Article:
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By Daniel Duquenal

With apologies to the Wizard of Oz. The news yesterday was that "finally" the government was going to move against the coup mongers of April 2002. Let's revisit that day and examine the ridicule of the situation and speculate on the true intentions behind that show.


After a week of protest, a giant march went (was detoured?) to Miraflores Palace. The president asked for Plan Avila, to put down the march. The Army, sensing the potential for a blood bath that this security operation implied, refused. A few confusing hours followed that left a few dozen casualties in downtown Caracas. In the middle of the night came to TV the Army Chief of Staff, General Lucas Rincon, announcing that Chavez had resigned. (1)

Based on the resignation TV announcement a group of people decided to let Pedro Carmona Estanga form a government. While Carmona accumulated a series of political errors, a group within the Army decided to bring back Chavez. Carmona was so briefly in office that his nomination could not even be registered and published in Gazeta Oficial, the act that makes any law or decree legal in Venezuela. Technically the "Carmona administration" never existed in spite of the famous swearing him decree that abolished democracy to save it.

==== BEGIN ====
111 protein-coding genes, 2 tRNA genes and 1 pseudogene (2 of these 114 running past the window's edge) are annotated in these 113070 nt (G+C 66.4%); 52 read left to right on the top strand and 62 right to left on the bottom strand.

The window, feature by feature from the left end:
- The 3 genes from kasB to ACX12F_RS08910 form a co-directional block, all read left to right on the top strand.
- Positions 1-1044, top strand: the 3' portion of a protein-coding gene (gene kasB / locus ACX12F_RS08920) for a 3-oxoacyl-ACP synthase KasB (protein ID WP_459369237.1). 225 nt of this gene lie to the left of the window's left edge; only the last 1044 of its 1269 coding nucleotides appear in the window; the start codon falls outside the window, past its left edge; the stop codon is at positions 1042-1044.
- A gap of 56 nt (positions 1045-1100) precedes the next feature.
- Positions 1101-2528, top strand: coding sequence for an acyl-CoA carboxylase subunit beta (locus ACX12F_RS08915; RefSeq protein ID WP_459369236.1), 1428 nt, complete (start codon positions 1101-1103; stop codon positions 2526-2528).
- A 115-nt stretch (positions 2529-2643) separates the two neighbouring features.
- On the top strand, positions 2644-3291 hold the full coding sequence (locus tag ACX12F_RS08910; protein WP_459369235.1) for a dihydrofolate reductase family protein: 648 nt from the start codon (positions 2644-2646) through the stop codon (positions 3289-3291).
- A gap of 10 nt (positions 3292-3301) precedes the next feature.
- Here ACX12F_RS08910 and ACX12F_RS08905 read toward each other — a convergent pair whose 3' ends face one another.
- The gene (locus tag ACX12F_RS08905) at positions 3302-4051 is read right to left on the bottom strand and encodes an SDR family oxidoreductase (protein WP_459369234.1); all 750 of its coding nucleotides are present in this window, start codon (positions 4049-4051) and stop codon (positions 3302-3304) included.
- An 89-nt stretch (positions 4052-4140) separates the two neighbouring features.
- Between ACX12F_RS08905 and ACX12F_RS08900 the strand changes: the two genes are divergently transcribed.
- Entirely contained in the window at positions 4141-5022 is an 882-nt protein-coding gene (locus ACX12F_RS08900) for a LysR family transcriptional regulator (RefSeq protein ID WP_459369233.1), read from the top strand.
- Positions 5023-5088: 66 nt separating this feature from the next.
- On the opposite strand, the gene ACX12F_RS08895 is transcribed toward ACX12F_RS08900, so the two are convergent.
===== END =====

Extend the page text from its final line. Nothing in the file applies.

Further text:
The returning Chavez tried to have the military that refused to follow his orders jailed for coup attempt. But in August the High Court of Venezuela ruled that the military could not be judged for sedition: there was no military coup but a power vacuum that led to naming Carmona president. Chavez was not amused.

Through 2002 and 2003 chavismo maneuvered to recover full control of the judiciary system by finally passing a new law allowing packing of the high court. Finally in 2004 took place the removal of the judge that did write the August 2002 ruling, a case of shooting the messenger if any. Other judges have been forced into retirement since and now the High Court is probably poised to revisit the issue, this time in favor of Chavez. This of course will be helped with the "victory" at the polls in August which can be used if necessary as a claim of the people for "justice". Let me explain